# First Law of Thermodynamics issue

• ghostops
In summary: So the equation becomes dU = nCp(Tf-Ti). Then you can solve for Tf using the values given and the ideal gas law.In summary, the conversation discusses an experiment involving 0.155 mol of air at a temperature of 780K and a pressure of 3.20x106 Pa in a cylinder of volume 310 cm3. 670 J of heat is transferred to the cylinder and the final temperatures of the air are calculated for two scenarios: when the volume is constant and when the pressure is constant. The equations used include dU= nCv(Tf-Ti) and dU = nCp(Tf-Ti), and the ideal gas law PV=nRT is used to solve for
ghostops

## Homework Statement

In an experiment to simulate conditions within an automobile engine, 0.155 mol of air at a temperature of 780K and a pressure of 3.20x106 Pa is contained in a cylinder of volume 310 cm3. Then 670 J of heat is transferred to the cylinder.

A) If the volume of the cylinder is constant while the heat is added, what is the final temperature of the air? Assume that the air is essentially nitrogen gas.

B) If instead the volume of the cylinder is allowed to increase while the pressure remains constant, find the final temperature of the air.

## Homework Equations

Const P W= pdV Q=nCpdT
Const V W = 0 Q = nCvdT
dU = nCdT
Cp = 5/2R
Cv = 3/2R

## The Attempt at a Solution

For part A where Volume is constant, it told me that 670 J of heat is added which would be the Q value for dU. so the overall internal energy is 670 J from that I used the equation dU= nCv(Tf-Ti) which with values came out too 670 = (.155)(3/2*8.314)(Tf-780) which equaled 1126 K. which ended up not being the right answer. I do not know what else to try.

For Part B, I know I need to figure out dU which is Q-W so for this equation it would come out to dU = 670 - pdV or dU = 670 - 3.20E6(Vf-3.1E-4m3). but don't really know where to go from here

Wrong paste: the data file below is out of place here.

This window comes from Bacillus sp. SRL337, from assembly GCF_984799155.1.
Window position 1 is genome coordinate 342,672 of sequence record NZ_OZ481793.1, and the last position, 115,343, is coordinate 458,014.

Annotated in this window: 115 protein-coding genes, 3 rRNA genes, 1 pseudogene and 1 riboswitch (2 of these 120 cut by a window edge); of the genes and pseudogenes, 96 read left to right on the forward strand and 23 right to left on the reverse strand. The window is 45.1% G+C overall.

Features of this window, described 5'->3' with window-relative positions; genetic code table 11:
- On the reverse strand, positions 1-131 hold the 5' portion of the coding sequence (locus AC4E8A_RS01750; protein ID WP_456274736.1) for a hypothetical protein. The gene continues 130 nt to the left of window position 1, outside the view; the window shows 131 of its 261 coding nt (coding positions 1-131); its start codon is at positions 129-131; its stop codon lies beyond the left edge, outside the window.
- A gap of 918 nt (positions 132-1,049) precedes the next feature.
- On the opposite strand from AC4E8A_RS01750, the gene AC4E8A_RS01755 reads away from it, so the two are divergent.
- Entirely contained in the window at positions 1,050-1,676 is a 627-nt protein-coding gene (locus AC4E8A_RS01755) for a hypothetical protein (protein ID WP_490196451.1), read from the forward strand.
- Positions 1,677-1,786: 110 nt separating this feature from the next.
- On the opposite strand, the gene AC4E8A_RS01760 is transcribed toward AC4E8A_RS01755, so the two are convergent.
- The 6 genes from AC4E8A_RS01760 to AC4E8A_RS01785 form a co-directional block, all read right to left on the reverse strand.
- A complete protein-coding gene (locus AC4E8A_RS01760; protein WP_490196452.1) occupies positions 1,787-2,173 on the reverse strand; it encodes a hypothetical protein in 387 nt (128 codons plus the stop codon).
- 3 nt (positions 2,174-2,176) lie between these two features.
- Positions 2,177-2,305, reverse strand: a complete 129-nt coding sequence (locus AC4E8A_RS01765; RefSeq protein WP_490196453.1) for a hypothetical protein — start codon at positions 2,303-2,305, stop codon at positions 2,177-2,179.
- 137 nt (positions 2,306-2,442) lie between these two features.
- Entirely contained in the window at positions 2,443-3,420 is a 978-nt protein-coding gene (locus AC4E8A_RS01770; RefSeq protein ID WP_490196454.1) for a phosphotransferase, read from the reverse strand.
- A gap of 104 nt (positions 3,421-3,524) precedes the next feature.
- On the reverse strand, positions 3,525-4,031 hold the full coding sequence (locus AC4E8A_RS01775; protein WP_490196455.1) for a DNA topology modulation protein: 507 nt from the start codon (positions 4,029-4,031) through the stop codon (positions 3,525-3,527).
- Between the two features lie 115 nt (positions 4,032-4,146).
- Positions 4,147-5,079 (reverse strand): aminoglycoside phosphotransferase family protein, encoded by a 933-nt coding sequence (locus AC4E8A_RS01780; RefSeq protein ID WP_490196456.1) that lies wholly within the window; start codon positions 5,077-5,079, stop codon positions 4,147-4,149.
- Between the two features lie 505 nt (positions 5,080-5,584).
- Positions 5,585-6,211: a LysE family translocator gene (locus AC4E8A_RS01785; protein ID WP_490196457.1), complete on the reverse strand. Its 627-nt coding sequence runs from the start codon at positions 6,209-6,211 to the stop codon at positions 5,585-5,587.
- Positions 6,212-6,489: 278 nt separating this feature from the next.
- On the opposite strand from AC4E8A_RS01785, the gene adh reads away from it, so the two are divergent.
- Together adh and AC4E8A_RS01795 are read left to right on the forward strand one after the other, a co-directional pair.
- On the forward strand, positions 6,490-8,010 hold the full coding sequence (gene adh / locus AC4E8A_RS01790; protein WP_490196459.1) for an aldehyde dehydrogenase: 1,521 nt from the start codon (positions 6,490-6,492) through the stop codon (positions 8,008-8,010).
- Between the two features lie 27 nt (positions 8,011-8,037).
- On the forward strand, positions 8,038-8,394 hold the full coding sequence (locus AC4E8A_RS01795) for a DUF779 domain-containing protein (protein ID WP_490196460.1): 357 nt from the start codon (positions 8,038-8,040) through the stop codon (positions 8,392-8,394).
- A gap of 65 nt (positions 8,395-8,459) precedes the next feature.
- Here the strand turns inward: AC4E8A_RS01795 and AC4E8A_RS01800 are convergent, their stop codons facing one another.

• Nitrogen is a diatomic gas therefore Cv=2.5

For part B, find Vf as you have been finding and then use the ideal gas relation:

PV=nRT

the Diatomic gas worked, forgot about that tidbit.

but for the Part B I don't fully understand what you mean because I have 2 unknown variables V_f and T_f which is why I am a little lost.

Figured it out thanks!, took a good minute though

Can you please share the workings of the solution

For part b, you use the same equation and everything except that Cv is now Cp, which is just Cv + R.

## What is the First Law of Thermodynamics?

The First Law of Thermodynamics, also known as the Law of Conservation of Energy, states that energy cannot be created or destroyed, only transferred or converted from one form to another.

## How does the First Law of Thermodynamics relate to everyday life?

The First Law of Thermodynamics is applicable to everyday life in many ways. For example, it helps us understand how our bodies convert food into energy, how a battery stores and releases energy, and how a car's engine converts fuel into motion.

## What are some real-world examples of the First Law of Thermodynamics in action?

Some examples of the First Law of Thermodynamics in action include the process of photosynthesis, where plants convert sunlight into chemical energy, and the operation of a refrigerator, which transfers heat from inside the fridge to the outside environment.

## Why is the First Law of Thermodynamics important?

The First Law of Thermodynamics is important because it is a fundamental law of physics that helps us understand the behavior of energy in various systems. It also has practical applications in fields such as engineering, chemistry, and biology.

## How does the First Law of Thermodynamics relate to the Second Law of Thermodynamics?

The First Law of Thermodynamics and the Second Law of Thermodynamics are closely related. While the First Law states that energy is conserved, the Second Law states that in any energy transfer or conversion, some energy will always be lost as heat, making the total amount of usable energy decrease over time.

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